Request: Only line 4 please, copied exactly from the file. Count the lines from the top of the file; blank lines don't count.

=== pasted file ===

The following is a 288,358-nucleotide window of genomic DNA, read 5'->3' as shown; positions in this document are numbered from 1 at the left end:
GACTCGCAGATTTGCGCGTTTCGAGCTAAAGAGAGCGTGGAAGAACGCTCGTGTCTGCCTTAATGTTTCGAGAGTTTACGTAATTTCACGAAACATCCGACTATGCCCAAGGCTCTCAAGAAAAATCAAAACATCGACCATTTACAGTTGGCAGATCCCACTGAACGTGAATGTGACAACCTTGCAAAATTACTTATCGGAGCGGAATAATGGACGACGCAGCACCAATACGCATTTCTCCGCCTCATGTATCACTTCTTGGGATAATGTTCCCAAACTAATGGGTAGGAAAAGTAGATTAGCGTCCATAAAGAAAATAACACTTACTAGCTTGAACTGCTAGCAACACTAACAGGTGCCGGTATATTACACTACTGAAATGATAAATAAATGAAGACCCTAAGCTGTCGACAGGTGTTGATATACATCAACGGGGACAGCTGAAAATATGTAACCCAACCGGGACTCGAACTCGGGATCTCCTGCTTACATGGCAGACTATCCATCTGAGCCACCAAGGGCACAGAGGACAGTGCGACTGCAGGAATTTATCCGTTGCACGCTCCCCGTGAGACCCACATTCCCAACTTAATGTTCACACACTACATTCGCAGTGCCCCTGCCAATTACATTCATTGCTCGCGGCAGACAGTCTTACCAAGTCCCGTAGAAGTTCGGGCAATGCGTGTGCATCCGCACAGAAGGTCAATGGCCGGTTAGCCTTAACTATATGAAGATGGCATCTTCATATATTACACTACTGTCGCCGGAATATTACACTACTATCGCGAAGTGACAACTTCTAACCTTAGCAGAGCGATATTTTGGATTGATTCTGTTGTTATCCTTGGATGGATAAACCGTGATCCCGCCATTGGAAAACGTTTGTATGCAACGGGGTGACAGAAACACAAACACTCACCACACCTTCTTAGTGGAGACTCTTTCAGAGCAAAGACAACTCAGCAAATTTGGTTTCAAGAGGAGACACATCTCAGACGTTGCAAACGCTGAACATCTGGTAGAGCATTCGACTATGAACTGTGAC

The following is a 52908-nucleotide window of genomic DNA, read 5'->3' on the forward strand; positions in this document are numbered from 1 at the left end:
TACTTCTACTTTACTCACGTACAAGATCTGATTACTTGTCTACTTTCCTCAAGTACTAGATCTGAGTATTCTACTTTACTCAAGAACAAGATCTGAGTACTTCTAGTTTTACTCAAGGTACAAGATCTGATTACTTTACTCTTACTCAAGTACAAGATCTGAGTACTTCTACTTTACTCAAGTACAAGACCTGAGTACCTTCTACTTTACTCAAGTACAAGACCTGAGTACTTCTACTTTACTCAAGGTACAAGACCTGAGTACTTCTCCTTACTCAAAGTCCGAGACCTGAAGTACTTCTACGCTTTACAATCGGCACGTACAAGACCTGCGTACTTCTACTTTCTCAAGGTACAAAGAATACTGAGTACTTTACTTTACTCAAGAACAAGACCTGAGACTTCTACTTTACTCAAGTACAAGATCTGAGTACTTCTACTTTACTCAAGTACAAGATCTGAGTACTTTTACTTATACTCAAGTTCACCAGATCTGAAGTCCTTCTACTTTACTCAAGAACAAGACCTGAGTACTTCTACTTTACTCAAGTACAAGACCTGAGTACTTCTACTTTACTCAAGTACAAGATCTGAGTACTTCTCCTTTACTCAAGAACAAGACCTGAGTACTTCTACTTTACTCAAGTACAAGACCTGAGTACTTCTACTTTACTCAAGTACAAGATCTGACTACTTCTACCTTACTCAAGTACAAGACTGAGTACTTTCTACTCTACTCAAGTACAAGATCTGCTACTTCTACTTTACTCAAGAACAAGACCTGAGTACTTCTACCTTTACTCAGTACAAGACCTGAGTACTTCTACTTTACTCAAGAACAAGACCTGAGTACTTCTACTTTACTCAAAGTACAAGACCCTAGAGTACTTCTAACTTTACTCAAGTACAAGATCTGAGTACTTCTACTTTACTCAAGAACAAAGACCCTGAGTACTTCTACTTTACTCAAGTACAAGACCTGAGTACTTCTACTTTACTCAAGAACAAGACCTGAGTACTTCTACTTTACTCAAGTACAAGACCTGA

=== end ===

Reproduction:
TACTTCTACTTTACTCACGTACAAGATCTGATTACTTGTCTACTTTCCTCAAGTACTAGATCTGAGTATTCTACTTTACTCAAGAACAAGATCTGAGTACTTCTAGTTTTACTCAAGGTACAAGATCTGATTACTTTACTCTTACTCAAGTACAAGATCTGAGTACTTCTACTTTACTCAAGTACAAGACCTGAGTACCTTCTACTTTACTCAAGTACAAGACCTGAGTACTTCTACTTTACTCAAGGTACAAGACCTGAGTACTTCTCCTTACTCAAAGTCCGAGACCTGAAGTACTTCTACGCTTTACAATCGGCACGTACAAGACCTGCGTACTTCTACTTTCTCAAGGTACAAAGAATACTGAGTACTTTACTTTACTCAAGAACAAGACCTGAGACTTCTACTTTACTCAAGTACAAGATCTGAGTACTTCTACTTTACTCAAGTACAAGATCTGAGTACTTTTACTTATACTCAAGTTCACCAGATCTGAAGTCCTTCTACTTTACTCAAGAACAAGACCTGAGTACTTCTACTTTACTCAAGTACAAGACCTGAGTACTTCTACTTTACTCAAGTACAAGATCTGAGTACTTCTCCTTTACTCAAGAACAAGACCTGAGTACTTCTACTTTACTCAAGTACAAGACCTGAGTACTTCTACTTTACTCAAGTACAAGATCTGACTACTTCTACCTTACTCAAGTACAAGACTGAGTACTTTCTACTCTACTCAAGTACAAGATCTGCTACTTCTACTTTACTCAAGAACAAGACCTGAGTACTTCTACCTTTACTCAGTACAAGACCTGAGTACTTCTACTTTACTCAAGAACAAGACCTGAGTACTTCTACTTTACTCAAAGTACAAGACCCTAGAGTACTTCTAACTTTACTCAAGTACAAGATCTGAGTACTTCTACTTTACTCAAGAACAAAGACCCTGAGTACTTCTACTTTACTCAAGTACAAGACCTGAGTACTTCTACTTTACTCAAGAACAAGACCTGAGTACTTCTACTTTACTCAAGTACAAGACCTGA